Put The Gun Down & Walk Away From The Fact Finder

Summertime Selling Skills

Welcome to week two of my Summertime Selling Skills series all about the first meeting and the top 10 mistakes advisers make. Last week we discussed talking too much at the first meeting, this week I ask you to put the gun down, and step away from the fact finder.

First Meeting Mistake 2: Using A Fact Finder

Imagine that you may have met the person of your dreams via an online dating site (I realise this is a pretty far-fetched analogy, but stick with me for a second). You’ve agreed to meet for a first date and you have high hopes for a longer-term relationship. Amidst all the lovely feelings, you have one clear objective on this and on subsequent dates; you want to get to know the person better, a little at a time, but eventually get to know and understand them deeply because that is what we all long for in a relationship.

So, you meet for dinner on your first date, and at the restaurant you pull out your paper-based ‘First Date Fact Finder’ and start asking your date questions about themselves. For example:

  • What is your full name?
  • What’s your address?
  • What’s your date of birth
  • What do you do for a living?
  • How much money do you make?
  • What are your hobbies?

This would be an excellent way to find out everything you need to know. You could design the fact finder ‘before’ the date to check for completeness and by using the fact finder on the date you wouldn’t forget to ask something important. From your point of view this is a fantastic process. The only problem is, the date probably wouldn’t last very long. It’s no way to begin a long-term relationship.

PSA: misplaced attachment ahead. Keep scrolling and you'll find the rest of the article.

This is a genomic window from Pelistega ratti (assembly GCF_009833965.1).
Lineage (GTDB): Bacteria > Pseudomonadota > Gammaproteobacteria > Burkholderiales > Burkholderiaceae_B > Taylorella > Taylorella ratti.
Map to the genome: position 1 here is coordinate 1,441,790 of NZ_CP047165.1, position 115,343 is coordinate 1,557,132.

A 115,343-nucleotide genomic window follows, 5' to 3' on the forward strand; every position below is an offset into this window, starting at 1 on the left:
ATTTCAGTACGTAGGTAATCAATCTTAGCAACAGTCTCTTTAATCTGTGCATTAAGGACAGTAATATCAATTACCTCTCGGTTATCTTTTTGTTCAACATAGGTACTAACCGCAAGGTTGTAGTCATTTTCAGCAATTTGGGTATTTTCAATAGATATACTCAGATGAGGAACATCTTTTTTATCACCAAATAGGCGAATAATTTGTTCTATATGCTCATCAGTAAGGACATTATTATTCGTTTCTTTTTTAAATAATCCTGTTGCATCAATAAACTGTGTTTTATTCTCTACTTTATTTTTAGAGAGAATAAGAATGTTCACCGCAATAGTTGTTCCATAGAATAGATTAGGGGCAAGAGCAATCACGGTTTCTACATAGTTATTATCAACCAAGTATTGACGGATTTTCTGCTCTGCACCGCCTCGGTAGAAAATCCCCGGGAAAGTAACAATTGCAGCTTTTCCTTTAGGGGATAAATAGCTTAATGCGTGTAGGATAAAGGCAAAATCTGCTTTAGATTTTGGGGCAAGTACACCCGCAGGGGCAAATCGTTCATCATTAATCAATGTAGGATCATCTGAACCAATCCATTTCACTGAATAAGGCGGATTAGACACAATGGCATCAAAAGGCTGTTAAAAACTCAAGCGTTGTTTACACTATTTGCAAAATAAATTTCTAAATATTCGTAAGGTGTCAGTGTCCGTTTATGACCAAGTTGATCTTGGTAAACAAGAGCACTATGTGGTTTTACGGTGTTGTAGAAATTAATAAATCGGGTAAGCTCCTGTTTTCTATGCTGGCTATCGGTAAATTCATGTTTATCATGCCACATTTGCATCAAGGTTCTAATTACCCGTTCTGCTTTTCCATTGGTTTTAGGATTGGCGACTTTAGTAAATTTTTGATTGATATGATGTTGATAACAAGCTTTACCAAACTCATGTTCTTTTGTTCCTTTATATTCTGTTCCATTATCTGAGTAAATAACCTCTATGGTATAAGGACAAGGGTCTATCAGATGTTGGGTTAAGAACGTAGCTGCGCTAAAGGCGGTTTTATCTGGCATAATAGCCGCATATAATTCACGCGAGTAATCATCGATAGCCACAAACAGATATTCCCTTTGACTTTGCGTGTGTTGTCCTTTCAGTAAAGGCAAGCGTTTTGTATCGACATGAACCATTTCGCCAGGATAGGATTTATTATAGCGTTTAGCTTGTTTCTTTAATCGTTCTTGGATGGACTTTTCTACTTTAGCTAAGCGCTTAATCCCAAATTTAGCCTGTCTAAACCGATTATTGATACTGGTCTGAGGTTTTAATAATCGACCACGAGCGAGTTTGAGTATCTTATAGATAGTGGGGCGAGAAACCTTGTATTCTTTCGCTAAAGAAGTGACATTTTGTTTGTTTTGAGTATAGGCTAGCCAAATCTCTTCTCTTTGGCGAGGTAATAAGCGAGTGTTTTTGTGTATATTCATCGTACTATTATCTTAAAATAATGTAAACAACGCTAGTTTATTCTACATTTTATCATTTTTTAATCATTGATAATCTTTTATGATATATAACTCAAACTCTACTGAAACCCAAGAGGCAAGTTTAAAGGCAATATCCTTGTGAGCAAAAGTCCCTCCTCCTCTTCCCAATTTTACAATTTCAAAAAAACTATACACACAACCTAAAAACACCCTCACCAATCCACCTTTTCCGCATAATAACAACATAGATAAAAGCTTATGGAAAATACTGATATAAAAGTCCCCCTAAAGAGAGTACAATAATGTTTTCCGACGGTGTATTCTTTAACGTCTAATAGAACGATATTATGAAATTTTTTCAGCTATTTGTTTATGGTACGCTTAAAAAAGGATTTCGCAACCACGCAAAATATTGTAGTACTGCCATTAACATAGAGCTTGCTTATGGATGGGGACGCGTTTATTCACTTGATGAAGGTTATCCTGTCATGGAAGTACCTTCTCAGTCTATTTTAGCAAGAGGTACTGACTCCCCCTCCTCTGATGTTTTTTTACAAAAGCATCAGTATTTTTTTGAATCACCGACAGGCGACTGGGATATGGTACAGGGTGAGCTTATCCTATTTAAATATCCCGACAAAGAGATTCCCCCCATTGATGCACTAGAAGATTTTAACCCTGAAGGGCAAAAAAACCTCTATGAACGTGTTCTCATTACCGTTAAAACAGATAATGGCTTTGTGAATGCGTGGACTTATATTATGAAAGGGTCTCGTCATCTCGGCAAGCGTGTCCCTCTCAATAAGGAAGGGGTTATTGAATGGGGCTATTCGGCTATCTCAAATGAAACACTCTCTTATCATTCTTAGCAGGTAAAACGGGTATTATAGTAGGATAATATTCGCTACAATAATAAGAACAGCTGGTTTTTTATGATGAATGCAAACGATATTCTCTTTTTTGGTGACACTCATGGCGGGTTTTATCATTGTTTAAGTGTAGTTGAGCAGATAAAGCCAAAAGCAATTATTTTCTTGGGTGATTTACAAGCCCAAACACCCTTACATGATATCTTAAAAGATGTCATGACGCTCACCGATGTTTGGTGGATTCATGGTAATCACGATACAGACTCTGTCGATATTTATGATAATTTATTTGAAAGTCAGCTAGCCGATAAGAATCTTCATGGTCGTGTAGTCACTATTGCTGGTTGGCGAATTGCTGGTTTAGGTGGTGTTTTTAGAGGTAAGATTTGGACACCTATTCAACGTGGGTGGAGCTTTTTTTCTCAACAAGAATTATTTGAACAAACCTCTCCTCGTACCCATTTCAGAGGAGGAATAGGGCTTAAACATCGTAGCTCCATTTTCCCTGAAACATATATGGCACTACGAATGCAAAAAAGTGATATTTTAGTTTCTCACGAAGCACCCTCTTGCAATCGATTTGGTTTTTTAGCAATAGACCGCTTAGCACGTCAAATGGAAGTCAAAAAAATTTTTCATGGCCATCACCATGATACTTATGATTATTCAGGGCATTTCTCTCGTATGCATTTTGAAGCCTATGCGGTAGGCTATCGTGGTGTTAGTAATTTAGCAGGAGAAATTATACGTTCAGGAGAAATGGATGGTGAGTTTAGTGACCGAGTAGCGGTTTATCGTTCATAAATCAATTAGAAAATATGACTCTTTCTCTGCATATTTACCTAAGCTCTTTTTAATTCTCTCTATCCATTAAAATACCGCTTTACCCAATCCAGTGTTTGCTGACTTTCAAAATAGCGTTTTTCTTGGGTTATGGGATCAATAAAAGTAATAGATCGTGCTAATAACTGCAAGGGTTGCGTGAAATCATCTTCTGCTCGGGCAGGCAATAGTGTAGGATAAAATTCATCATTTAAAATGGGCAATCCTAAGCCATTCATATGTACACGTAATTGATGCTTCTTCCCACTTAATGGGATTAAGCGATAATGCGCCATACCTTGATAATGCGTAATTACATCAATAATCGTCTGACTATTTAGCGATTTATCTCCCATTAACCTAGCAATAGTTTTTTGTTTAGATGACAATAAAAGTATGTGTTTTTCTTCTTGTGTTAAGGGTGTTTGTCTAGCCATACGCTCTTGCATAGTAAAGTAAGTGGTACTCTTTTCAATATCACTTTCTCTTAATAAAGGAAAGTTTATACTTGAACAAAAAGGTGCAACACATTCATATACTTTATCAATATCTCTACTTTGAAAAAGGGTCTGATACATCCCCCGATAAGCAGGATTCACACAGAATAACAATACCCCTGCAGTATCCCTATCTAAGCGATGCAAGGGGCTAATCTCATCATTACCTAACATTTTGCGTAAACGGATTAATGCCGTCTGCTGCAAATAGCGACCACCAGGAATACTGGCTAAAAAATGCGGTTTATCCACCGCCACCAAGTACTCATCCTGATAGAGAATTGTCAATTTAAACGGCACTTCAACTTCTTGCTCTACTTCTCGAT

If the fact finder is a bad idea on a first date, why would you use it in a first meeting? [click to tweet]

Your objective is exactly the same; you want to get to know the person better, a little at a time, but eventually get to know and understand them deeply because that is what we all long for in a great client/adviser relationship.

I prefer the first meeting to be a conversation (if at all possible). By all means have a list of questions in front of you if you want to ensure all your best questions get asked, but don’t try and fill in your compliance approved fact finder because you will take the ‘flow’ out of the meeting. Things like their date of birth and address are not relevant at this early stage.

Most advisers are trying to complete the fact finder at the first meeting because it saves them time (an extra meeting) in their process. It is not done because it is good for the client. Sorry, but that doesn’t fit with a client focused philosophy at all.

Advisers who do this mistakenly believe it is saving them some costs. I believe they are shortcutting the process and costing themselves short and long-term value. Short-term value because you can’t charge a substantial planning fee if you do an average first meeting and long term value because you will only pick up the low hanging fruit rather than the whole fruit tree if you try to do it quickly. That lowers the lifetime value of your client and your businesses final sale value.

Feel free to take some notes at the first meeting, or record the first meeting (as some advisers now do) on your smartphone and save the file to the clients CRM record electronically. Use a mind map if that works better for you, but whatever approach you take be sure to not get bogged down in the recording of all the information. Have someone else take the notes if this is a problem for you. The main thing to do at the first meeting is to ask great questions and actually listen to the answers, as if you were having a conversation with a friend.